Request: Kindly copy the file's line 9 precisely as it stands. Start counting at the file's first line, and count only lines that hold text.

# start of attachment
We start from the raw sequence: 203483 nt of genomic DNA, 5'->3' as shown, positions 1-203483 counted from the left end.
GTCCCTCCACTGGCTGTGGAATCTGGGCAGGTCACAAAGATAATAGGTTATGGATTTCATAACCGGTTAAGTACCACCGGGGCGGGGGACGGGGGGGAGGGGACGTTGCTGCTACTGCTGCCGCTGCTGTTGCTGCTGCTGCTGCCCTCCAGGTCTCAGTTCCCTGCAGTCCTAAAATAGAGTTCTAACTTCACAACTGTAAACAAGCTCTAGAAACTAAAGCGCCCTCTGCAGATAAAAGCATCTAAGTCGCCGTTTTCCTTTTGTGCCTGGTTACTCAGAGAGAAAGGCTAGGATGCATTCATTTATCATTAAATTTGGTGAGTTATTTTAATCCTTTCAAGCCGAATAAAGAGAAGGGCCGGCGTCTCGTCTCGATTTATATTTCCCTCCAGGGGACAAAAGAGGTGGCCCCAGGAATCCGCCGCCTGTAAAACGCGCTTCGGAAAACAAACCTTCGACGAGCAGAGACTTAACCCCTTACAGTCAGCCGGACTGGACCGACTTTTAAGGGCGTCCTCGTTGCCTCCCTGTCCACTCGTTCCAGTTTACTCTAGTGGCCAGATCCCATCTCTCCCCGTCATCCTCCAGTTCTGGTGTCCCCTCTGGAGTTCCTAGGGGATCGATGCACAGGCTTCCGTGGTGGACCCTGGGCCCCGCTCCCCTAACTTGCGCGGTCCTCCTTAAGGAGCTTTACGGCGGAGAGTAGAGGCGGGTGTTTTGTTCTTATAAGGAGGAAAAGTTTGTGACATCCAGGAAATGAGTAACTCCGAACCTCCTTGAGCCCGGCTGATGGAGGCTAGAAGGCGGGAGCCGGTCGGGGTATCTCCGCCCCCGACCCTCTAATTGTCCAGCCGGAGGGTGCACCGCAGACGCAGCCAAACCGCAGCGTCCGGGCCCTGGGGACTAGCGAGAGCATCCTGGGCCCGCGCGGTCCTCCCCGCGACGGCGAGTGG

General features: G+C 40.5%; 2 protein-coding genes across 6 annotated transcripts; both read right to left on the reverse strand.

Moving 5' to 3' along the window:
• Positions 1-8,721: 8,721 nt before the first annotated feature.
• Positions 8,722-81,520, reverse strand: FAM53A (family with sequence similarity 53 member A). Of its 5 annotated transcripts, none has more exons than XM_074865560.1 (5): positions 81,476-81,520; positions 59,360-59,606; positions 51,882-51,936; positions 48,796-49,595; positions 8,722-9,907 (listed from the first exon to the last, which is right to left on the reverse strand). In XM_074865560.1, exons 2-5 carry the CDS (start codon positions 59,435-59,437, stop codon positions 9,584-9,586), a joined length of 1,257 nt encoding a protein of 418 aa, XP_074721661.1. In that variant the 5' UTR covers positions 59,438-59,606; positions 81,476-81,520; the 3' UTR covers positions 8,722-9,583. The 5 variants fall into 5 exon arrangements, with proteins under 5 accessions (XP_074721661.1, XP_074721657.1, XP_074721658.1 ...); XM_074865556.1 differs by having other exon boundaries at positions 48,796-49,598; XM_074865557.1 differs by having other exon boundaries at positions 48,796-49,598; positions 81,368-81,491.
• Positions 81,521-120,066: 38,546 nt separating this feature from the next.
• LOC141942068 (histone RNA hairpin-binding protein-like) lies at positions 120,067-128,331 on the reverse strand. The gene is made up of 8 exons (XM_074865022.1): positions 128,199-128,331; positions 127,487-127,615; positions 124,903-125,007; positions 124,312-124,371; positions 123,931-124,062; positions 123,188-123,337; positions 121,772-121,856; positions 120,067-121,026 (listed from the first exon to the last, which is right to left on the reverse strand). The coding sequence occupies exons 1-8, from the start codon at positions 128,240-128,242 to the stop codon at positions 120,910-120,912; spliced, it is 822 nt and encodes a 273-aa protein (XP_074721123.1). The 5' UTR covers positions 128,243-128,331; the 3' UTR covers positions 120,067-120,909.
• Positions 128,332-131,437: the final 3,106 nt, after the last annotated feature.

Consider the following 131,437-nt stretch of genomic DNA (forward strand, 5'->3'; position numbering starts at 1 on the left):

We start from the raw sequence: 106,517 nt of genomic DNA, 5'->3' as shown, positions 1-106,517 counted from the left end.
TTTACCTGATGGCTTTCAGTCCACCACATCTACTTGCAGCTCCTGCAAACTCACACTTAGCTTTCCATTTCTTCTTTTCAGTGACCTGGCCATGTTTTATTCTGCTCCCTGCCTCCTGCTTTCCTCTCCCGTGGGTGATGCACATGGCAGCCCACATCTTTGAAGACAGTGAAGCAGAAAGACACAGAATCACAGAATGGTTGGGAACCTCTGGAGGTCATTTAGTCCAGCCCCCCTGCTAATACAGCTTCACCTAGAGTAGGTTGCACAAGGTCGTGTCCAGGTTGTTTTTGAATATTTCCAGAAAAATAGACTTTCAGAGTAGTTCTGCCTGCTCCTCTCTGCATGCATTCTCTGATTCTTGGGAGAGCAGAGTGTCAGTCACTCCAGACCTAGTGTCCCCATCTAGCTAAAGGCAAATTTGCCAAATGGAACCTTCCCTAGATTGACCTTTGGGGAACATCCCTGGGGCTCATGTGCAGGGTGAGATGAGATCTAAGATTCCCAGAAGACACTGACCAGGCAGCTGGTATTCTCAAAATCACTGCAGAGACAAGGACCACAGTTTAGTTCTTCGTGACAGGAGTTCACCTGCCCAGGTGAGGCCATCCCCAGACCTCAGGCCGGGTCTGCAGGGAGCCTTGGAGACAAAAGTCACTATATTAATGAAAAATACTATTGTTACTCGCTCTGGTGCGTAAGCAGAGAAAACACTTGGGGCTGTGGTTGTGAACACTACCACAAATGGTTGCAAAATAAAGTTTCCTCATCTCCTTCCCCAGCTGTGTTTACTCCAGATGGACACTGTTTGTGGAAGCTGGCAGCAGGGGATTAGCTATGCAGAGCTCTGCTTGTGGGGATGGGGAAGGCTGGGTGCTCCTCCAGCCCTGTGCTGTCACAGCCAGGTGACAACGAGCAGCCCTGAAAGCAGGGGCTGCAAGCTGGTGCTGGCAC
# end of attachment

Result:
• Positions 128,332-131,437: the final 3,106 nt, after the last annotated feature.